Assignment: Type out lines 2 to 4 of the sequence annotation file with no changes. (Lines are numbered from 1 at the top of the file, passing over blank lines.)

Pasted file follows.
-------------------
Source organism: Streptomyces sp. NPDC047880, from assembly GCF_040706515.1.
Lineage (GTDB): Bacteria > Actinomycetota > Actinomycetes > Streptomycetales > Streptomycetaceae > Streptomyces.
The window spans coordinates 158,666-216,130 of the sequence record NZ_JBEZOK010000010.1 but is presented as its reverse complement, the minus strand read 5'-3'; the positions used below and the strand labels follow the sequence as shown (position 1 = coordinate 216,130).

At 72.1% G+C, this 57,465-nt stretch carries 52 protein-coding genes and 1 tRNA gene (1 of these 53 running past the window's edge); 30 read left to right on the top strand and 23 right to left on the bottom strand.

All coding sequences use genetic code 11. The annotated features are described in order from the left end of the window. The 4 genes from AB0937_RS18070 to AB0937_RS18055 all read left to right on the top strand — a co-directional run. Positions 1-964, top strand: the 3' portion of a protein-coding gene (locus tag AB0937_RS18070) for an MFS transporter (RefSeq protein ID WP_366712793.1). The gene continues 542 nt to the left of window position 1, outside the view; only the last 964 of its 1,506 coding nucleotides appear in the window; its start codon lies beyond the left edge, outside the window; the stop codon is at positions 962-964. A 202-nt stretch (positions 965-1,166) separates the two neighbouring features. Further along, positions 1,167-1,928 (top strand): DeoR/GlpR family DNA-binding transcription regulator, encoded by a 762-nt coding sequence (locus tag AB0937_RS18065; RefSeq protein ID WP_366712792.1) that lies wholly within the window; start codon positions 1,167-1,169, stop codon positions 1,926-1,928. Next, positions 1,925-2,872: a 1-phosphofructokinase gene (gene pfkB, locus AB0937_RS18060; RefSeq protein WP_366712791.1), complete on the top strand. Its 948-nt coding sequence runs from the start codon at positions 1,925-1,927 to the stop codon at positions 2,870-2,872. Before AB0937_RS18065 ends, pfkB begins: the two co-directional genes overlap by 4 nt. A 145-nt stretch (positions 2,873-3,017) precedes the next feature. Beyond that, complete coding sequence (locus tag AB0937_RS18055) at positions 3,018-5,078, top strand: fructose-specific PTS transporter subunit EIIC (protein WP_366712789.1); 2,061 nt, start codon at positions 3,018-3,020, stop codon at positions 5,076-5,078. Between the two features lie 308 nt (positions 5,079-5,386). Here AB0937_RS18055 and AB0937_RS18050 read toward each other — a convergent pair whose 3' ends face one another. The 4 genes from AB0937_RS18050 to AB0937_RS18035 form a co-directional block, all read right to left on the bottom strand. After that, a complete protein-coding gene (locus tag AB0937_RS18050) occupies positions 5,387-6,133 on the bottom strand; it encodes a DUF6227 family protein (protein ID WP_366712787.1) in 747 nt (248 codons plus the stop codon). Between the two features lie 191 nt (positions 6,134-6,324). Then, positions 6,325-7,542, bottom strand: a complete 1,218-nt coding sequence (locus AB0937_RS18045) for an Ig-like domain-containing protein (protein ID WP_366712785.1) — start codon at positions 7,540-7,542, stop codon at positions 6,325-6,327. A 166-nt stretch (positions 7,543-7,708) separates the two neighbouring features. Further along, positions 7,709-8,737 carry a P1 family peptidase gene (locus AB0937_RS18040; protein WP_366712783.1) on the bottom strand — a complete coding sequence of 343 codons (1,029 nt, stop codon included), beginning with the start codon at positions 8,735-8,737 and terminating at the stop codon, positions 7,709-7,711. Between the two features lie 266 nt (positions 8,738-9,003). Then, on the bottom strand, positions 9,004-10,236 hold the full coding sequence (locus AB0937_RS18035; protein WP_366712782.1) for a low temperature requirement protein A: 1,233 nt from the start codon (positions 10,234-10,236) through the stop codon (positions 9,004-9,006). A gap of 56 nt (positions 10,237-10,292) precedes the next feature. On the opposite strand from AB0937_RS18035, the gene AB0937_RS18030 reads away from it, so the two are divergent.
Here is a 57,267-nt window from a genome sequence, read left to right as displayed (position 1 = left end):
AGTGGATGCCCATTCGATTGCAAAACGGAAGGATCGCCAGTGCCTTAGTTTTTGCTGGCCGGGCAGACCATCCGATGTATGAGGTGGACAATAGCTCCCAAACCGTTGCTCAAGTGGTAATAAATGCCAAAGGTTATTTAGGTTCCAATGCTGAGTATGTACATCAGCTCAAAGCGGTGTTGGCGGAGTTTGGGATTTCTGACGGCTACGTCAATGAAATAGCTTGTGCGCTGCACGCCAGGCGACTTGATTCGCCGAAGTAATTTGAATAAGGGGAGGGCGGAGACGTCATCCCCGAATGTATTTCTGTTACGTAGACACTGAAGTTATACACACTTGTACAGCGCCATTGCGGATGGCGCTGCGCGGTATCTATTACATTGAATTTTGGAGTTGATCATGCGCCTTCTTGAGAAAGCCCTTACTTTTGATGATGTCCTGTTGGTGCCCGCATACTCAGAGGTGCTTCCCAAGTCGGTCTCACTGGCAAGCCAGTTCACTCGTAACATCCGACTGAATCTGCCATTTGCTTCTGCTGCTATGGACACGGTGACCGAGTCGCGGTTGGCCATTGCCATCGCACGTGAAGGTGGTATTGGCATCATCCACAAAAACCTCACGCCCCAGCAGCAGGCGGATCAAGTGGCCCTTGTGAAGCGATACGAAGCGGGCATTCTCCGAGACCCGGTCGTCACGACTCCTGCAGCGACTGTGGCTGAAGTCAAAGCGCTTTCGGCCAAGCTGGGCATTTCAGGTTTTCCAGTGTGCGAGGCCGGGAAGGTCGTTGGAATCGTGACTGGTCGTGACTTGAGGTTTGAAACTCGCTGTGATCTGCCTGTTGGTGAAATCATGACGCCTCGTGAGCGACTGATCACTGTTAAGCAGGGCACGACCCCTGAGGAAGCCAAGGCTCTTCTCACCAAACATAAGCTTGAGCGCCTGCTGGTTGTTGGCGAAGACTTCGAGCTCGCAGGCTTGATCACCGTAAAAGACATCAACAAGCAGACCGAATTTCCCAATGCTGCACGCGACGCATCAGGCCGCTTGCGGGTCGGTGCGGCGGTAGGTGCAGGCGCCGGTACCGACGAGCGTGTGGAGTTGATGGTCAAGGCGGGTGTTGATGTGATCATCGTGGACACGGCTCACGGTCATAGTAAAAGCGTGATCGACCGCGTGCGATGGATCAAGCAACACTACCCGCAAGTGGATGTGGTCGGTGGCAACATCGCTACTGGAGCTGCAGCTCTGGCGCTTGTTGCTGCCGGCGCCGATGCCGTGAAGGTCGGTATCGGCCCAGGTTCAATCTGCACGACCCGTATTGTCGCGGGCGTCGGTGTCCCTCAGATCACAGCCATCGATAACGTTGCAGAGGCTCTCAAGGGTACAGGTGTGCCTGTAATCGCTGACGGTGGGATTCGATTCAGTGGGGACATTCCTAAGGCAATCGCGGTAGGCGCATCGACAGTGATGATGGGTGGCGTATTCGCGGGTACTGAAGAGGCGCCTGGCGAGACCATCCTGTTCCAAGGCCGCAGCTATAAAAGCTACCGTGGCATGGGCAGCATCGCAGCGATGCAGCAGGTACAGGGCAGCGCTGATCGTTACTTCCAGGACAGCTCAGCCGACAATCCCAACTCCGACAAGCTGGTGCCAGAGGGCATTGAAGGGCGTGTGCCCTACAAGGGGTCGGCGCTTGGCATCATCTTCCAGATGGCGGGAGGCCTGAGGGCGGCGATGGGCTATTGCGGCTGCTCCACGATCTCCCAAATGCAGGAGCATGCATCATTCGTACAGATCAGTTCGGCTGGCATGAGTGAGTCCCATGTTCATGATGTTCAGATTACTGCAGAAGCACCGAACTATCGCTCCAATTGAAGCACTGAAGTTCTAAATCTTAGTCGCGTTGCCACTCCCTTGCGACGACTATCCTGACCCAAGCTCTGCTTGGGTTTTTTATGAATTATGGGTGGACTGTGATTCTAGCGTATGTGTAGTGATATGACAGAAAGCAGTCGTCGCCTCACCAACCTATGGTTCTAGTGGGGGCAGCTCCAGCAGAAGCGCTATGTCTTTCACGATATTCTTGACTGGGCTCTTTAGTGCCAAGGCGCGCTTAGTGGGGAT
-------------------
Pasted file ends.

Lineage (GTDB): Bacteria > Actinomycetota > Actinomycetes > Streptomycetales > Streptomycetaceae > Streptomyces.
The window spans coordinates 158,666-216,130 of the sequence record NZ_JBEZOK010000010.1 but is presented as its reverse complement, the minus strand read 5'-3'; the positions used below and the strand labels follow the sequence as shown (position 1 = coordinate 216,130).

At 72.1% G+C, this 57,465-nt stretch carries 52 protein-coding genes and 1 tRNA gene (1 of these 53 running past the window's edge); 30 read left to right on the top strand and 23 right to left on the bottom strand.